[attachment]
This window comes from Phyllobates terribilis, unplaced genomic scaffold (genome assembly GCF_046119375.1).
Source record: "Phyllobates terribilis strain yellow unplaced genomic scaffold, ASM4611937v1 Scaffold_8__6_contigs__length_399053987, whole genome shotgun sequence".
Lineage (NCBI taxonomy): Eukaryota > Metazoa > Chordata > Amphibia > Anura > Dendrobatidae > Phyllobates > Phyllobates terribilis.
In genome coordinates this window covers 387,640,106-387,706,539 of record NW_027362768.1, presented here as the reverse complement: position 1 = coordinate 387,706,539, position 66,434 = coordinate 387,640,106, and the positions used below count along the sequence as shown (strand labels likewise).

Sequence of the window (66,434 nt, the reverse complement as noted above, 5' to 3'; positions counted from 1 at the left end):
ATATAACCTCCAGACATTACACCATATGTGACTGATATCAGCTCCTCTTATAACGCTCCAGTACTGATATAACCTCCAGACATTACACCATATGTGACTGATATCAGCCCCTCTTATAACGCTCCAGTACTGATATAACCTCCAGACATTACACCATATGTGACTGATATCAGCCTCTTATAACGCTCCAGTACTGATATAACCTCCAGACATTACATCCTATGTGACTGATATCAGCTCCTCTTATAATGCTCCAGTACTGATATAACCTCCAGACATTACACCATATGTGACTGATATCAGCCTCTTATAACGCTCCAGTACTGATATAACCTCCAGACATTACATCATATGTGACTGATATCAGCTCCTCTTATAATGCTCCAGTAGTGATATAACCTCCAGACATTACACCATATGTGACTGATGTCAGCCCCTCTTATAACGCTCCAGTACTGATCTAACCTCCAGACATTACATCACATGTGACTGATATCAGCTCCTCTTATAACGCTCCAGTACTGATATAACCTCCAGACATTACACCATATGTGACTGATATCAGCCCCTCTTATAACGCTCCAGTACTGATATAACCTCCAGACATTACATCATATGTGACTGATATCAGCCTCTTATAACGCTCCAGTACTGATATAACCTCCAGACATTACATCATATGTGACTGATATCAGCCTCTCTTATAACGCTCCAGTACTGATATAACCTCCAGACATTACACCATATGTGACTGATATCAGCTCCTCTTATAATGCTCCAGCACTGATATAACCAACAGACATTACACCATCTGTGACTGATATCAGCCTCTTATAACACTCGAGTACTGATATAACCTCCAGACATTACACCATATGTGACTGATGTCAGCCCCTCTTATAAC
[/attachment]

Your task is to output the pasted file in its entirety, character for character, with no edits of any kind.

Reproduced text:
This window comes from Phyllobates terribilis, unplaced genomic scaffold (genome assembly GCF_046119375.1).
Source record: "Phyllobates terribilis strain yellow unplaced genomic scaffold, ASM4611937v1 Scaffold_8__6_contigs__length_399053987, whole genome shotgun sequence".
Lineage (NCBI taxonomy): Eukaryota > Metazoa > Chordata > Amphibia > Anura > Dendrobatidae > Phyllobates > Phyllobates terribilis.
In genome coordinates this window covers 387,640,106-387,706,539 of record NW_027362768.1, presented here as the reverse complement: position 1 = coordinate 387,706,539, position 66,434 = coordinate 387,640,106, and the positions used below count along the sequence as shown (strand labels likewise).

Sequence of the window (66,434 nt, the reverse complement as noted above, 5' to 3'; positions counted from 1 at the left end):
ATATAACCTCCAGACATTACACCATATGTGACTGATATCAGCTCCTCTTATAACGCTCCAGTACTGATATAACCTCCAGACATTACACCATATGTGACTGATATCAGCCCCTCTTATAACGCTCCAGTACTGATATAACCTCCAGACATTACACCATATGTGACTGATATCAGCCTCTTATAACGCTCCAGTACTGATATAACCTCCAGACATTACATCCTATGTGACTGATATCAGCTCCTCTTATAATGCTCCAGTACTGATATAACCTCCAGACATTACACCATATGTGACTGATATCAGCCTCTTATAACGCTCCAGTACTGATATAACCTCCAGACATTACATCATATGTGACTGATATCAGCTCCTCTTATAATGCTCCAGTAGTGATATAACCTCCAGACATTACACCATATGTGACTGATGTCAGCCCCTCTTATAACGCTCCAGTACTGATCTAACCTCCAGACATTACATCACATGTGACTGATATCAGCTCCTCTTATAACGCTCCAGTACTGATATAACCTCCAGACATTACACCATATGTGACTGATATCAGCCCCTCTTATAACGCTCCAGTACTGATATAACCTCCAGACATTACATCATATGTGACTGATATCAGCCTCTTATAACGCTCCAGTACTGATATAACCTCCAGACATTACATCATATGTGACTGATATCAGCCTCTCTTATAACGCTCCAGTACTGATATAACCTCCAGACATTACACCATATGTGACTGATATCAGCTCCTCTTATAATGCTCCAGCACTGATATAACCAACAGACATTACACCATCTGTGACTGATATCAGCCTCTTATAACACTCGAGTACTGATATAACCTCCAGACATTACACCATATGTGACTGATGTCAGCCCCTCTTATAAC